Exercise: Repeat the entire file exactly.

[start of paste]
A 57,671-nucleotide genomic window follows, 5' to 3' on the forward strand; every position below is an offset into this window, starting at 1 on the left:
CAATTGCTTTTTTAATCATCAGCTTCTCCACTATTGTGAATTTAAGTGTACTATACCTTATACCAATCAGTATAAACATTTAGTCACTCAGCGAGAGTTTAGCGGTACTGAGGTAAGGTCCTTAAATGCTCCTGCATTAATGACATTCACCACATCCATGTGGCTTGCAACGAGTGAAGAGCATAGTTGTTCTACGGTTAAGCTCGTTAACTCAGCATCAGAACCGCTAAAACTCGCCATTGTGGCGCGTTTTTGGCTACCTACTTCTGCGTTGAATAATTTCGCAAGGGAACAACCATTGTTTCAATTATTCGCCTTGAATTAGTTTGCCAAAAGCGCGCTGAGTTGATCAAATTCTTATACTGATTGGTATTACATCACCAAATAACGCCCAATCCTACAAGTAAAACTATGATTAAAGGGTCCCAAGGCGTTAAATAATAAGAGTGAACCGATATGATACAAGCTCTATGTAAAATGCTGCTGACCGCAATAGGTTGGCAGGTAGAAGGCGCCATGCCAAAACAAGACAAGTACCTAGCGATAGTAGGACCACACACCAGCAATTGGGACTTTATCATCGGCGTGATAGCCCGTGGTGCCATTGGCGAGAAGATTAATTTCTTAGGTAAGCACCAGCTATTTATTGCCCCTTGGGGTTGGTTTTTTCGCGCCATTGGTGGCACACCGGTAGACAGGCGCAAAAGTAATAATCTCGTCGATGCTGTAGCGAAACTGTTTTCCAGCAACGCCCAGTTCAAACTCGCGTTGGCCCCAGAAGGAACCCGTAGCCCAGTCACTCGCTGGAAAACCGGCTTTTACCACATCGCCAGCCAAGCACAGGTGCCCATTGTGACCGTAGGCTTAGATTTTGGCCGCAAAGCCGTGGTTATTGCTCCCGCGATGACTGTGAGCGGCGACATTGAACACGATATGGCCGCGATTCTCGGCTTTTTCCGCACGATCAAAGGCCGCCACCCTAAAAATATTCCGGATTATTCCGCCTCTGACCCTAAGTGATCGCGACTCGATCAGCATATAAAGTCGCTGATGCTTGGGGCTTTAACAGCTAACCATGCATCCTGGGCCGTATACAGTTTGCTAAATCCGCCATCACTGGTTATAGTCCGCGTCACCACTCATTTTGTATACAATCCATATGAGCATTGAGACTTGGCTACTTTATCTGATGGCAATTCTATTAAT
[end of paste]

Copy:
A 57,671-nucleotide genomic window follows, 5' to 3' on the forward strand; every position below is an offset into this window, starting at 1 on the left:
CAATTGCTTTTTTAATCATCAGCTTCTCCACTATTGTGAATTTAAGTGTACTATACCTTATACCAATCAGTATAAACATTTAGTCACTCAGCGAGAGTTTAGCGGTACTGAGGTAAGGTCCTTAAATGCTCCTGCATTAATGACATTCACCACATCCATGTGGCTTGCAACGAGTGAAGAGCATAGTTGTTCTACGGTTAAGCTCGTTAACTCAGCATCAGAACCGCTAAAACTCGCCATTGTGGCGCGTTTTTGGCTACCTACTTCTGCGTTGAATAATTTCGCAAGGGAACAACCATTGTTTCAATTATTCGCCTTGAATTAGTTTGCCAAAAGCGCGCTGAGTTGATCAAATTCTTATACTGATTGGTATTACATCACCAAATAACGCCCAATCCTACAAGTAAAACTATGATTAAAGGGTCCCAAGGCGTTAAATAATAAGAGTGAACCGATATGATACAAGCTCTATGTAAAATGCTGCTGACCGCAATAGGTTGGCAGGTAGAAGGCGCCATGCCAAAACAAGACAAGTACCTAGCGATAGTAGGACCACACACCAGCAATTGGGACTTTATCATCGGCGTGATAGCCCGTGGTGCCATTGGCGAGAAGATTAATTTCTTAGGTAAGCACCAGCTATTTATTGCCCCTTGGGGTTGGTTTTTTCGCGCCATTGGTGGCACACCGGTAGACAGGCGCAAAAGTAATAATCTCGTCGATGCTGTAGCGAAACTGTTTTCCAGCAACGCCCAGTTCAAACTCGCGTTGGCCCCAGAAGGAACCCGTAGCCCAGTCACTCGCTGGAAAACCGGCTTTTACCACATCGCCAGCCAAGCACAGGTGCCCATTGTGACCGTAGGCTTAGATTTTGGCCGCAAAGCCGTGGTTATTGCTCCCGCGATGACTGTGAGCGGCGACATTGAACACGATATGGCCGCGATTCTCGGCTTTTTCCGCACGATCAAAGGCCGCCACCCTAAAAATATTCCGGATTATTCCGCCTCTGACCCTAAGTGATCGCGACTCGATCAGCATATAAAGTCGCTGATGCTTGGGGCTTTAACAGCTAACCATGCATCCTGGGCCGTATACAGTTTGCTAAATCCGCCATCACTGGTTATAGTCCGCGTCACCACTCATTTTGTATACAATCCATATGAGCATTGAGACTTGGCTACTTTATCTGATGGCAATTCTATTAAT